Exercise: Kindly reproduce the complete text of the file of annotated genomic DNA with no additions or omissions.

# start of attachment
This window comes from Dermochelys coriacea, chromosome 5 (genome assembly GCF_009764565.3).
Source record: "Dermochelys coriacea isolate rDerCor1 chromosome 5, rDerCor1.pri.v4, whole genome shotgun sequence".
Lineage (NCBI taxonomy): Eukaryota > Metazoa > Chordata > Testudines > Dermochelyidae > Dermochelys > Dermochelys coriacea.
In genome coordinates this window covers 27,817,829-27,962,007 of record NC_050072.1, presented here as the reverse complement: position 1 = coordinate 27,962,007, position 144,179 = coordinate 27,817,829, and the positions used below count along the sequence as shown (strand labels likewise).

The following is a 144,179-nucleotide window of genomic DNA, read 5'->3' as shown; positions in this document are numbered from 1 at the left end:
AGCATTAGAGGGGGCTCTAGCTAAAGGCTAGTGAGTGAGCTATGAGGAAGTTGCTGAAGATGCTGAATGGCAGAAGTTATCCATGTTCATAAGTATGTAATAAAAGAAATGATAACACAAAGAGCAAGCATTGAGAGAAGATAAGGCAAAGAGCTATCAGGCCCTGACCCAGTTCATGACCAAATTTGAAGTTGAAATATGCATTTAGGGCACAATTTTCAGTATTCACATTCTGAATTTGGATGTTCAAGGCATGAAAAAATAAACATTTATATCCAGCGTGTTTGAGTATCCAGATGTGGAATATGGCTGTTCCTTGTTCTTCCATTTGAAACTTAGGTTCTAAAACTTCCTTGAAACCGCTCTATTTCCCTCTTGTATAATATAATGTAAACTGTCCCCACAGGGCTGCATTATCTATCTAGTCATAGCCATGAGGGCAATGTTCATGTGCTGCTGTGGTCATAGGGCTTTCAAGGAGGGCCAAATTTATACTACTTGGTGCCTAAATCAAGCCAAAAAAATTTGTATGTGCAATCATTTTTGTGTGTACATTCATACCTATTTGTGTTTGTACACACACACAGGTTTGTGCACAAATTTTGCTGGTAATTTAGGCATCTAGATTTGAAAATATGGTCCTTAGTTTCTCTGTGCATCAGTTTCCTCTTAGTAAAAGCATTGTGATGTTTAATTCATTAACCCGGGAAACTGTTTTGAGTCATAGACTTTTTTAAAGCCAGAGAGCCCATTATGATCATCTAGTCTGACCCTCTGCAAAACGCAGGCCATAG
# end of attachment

This window comes from Dermochelys coriacea, chromosome 5 (genome assembly GCF_009764565.3).
Source record: "Dermochelys coriacea isolate rDerCor1 chromosome 5, rDerCor1.pri.v4, whole genome shotgun sequence".
Lineage (NCBI taxonomy): Eukaryota > Metazoa > Chordata > Testudines > Dermochelyidae > Dermochelys > Dermochelys coriacea.
In genome coordinates this window covers 27,817,829-27,962,007 of record NC_050072.1, presented here as the reverse complement: position 1 = coordinate 27,962,007, position 144,179 = coordinate 27,817,829, and the positions used below count along the sequence as shown (strand labels likewise).

The following is a 144,179-nucleotide window of genomic DNA, read 5'->3' as shown; positions in this document are numbered from 1 at the left end:
AGCATTAGAGGGGGCTCTAGCTAAAGGCTAGTGAGTGAGCTATGAGGAAGTTGCTGAAGATGCTGAATGGCAGAAGTTATCCATGTTCATAAGTATGTAATAAAAGAAATGATAACACAAAGAGCAAGCATTGAGAGAAGATAAGGCAAAGAGCTATCAGGCCCTGACCCAGTTCATGACCAAATTTGAAGTTGAAATATGCATTTAGGGCACAATTTTCAGTATTCACATTCTGAATTTGGATGTTCAAGGCATGAAAAAATAAACATTTATATCCAGCGTGTTTGAGTATCCAGATGTGGAATATGGCTGTTCCTTGTTCTTCCATTTGAAACTTAGGTTCTAAAACTTCCTTGAAACCGCTCTATTTCCCTCTTGTATAATATAATGTAAACTGTCCCCACAGGGCTGCATTATCTATCTAGTCATAGCCATGAGGGCAATGTTCATGTGCTGCTGTGGTCATAGGGCTTTCAAGGAGGGCCAAATTTATACTACTTGGTGCCTAAATCAAGCCAAAAAAATTTGTATGTGCAATCATTTTTGTGTGTACATTCATACCTATTTGTGTTTGTACACACACACAGGTTTGTGCACAAATTTTGCTGGTAATTTAGGCATCTAGATTTGAAAATATGGTCCTTAGTTTCTCTGTGCATCAGTTTCCTCTTAGTAAAAGCATTGTGATGTTTAATTCATTAACCCGGGAAACTGTTTTGAGTCATAGACTTTTTTAAAGCCAGAGAGCCCATTATGATCATCTAGTCTGACCCTCTGCAAAACGCAGGCCATAG